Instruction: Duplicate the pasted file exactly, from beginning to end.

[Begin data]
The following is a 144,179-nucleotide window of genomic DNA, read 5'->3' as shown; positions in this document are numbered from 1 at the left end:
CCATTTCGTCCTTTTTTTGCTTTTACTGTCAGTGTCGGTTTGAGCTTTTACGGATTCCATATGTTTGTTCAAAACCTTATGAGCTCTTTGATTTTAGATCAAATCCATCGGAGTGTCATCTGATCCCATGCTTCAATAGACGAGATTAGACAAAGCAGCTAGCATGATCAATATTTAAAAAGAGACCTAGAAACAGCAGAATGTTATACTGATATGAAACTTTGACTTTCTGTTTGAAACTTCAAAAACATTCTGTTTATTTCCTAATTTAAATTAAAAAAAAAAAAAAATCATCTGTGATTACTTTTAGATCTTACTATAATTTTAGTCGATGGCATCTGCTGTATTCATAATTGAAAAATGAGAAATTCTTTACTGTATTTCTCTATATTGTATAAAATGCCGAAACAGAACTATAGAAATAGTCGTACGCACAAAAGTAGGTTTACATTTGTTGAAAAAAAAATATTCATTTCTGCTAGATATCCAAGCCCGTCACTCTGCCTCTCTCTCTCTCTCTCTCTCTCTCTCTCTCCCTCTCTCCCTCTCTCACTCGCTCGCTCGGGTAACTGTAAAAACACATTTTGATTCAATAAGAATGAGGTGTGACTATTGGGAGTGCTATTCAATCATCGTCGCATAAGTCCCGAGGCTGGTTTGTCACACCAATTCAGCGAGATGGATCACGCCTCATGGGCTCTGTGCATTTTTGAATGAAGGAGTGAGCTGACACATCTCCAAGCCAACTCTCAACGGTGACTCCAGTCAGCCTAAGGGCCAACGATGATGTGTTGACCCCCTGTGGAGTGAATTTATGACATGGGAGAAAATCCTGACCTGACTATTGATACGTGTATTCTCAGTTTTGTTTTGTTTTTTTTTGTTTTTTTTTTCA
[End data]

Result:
The following is a 144,179-nucleotide window of genomic DNA, read 5'->3' as shown; positions in this document are numbered from 1 at the left end:
CCATTTCGTCCTTTTTTTGCTTTTACTGTCAGTGTCGGTTTGAGCTTTTACGGATTCCATATGTTTGTTCAAAACCTTATGAGCTCTTTGATTTTAGATCAAATCCATCGGAGTGTCATCTGATCCCATGCTTCAATAGACGAGATTAGACAAAGCAGCTAGCATGATCAATATTTAAAAAGAGACCTAGAAACAGCAGAATGTTATACTGATATGAAACTTTGACTTTCTGTTTGAAACTTCAAAAACATTCTGTTTATTTCCTAATTTAAATTAAAAAAAAAAAAAAATCATCTGTGATTACTTTTAGATCTTACTATAATTTTAGTCGATGGCATCTGCTGTATTCATAATTGAAAAATGAGAAATTCTTTACTGTATTTCTCTATATTGTATAAAATGCCGAAACAGAACTATAGAAATAGTCGTACGCACAAAAGTAGGTTTACATTTGTTGAAAAAAAAATATTCATTTCTGCTAGATATCCAAGCCCGTCACTCTGCCTCTCTCTCTCTCTCTCTCTCTCTCTCTCTCCCTCTCTCCCTCTCTCACTCGCTCGCTCGGGTAACTGTAAAAACACATTTTGATTCAATAAGAATGAGGTGTGACTATTGGGAGTGCTATTCAATCATCGTCGCATAAGTCCCGAGGCTGGTTTGTCACACCAATTCAGCGAGATGGATCACGCCTCATGGGCTCTGTGCATTTTTGAATGAAGGAGTGAGCTGACACATCTCCAAGCCAACTCTCAACGGTGACTCCAGTCAGCCTAAGGGCCAACGATGATGTGTTGACCCCCTGTGGAGTGAATTTATGACATGGGAGAAAATCCTGACCTGACTATTGATACGTGTATTCTCAGTTTTGTTTTGTTTTTTTTTGTTTTTTTTTTCA